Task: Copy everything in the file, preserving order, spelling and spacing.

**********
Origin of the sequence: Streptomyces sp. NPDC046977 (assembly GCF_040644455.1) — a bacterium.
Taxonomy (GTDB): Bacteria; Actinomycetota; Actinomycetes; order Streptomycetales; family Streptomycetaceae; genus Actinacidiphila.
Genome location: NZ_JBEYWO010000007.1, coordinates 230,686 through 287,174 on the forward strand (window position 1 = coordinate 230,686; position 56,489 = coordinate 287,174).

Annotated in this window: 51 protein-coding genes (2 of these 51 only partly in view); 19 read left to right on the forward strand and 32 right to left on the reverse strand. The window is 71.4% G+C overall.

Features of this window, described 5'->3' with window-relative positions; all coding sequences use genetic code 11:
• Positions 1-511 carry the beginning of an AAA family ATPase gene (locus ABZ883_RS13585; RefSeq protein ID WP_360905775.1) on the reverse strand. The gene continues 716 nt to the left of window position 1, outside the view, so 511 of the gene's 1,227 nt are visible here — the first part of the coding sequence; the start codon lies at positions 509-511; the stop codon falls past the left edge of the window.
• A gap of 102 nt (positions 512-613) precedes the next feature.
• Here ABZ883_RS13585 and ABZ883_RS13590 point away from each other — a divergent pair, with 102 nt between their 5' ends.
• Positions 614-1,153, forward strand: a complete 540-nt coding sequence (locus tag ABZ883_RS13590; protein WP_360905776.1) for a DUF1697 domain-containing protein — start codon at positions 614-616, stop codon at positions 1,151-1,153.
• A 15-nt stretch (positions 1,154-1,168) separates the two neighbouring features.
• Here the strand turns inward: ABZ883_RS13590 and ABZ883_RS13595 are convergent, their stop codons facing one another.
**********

Origin of the sequence: Streptomyces sp. NPDC046977 (assembly GCF_040644455.1) — a bacterium.
Taxonomy (GTDB): Bacteria; Actinomycetota; Actinomycetes; order Streptomycetales; family Streptomycetaceae; genus Actinacidiphila.
Genome location: NZ_JBEYWO010000007.1, coordinates 230,686 through 287,174 on the forward strand (window position 1 = coordinate 230,686; position 56,489 = coordinate 287,174).

Annotated in this window: 51 protein-coding genes (2 of these 51 only partly in view); 19 read left to right on the forward strand and 32 right to left on the reverse strand. The window is 71.4% G+C overall.

Features of this window, described 5'->3' with window-relative positions; all coding sequences use genetic code 11:
• Positions 1-511 carry the beginning of an AAA family ATPase gene (locus ABZ883_RS13585; RefSeq protein ID WP_360905775.1) on the reverse strand. The gene continues 716 nt to the left of window position 1, outside the view, so 511 of the gene's 1,227 nt are visible here — the first part of the coding sequence; the start codon lies at positions 509-511; the stop codon falls past the left edge of the window.
• A gap of 102 nt (positions 512-613) precedes the next feature.
• Here ABZ883_RS13585 and ABZ883_RS13590 point away from each other — a divergent pair, with 102 nt between their 5' ends.
• Positions 614-1,153, forward strand: a complete 540-nt coding sequence (locus tag ABZ883_RS13590; protein WP_360905776.1) for a DUF1697 domain-containing protein — start codon at positions 614-616, stop codon at positions 1,151-1,153.
• A 15-nt stretch (positions 1,154-1,168) separates the two neighbouring features.
• Here the strand turns inward: ABZ883_RS13590 and ABZ883_RS13595 are convergent, their stop codons facing one another.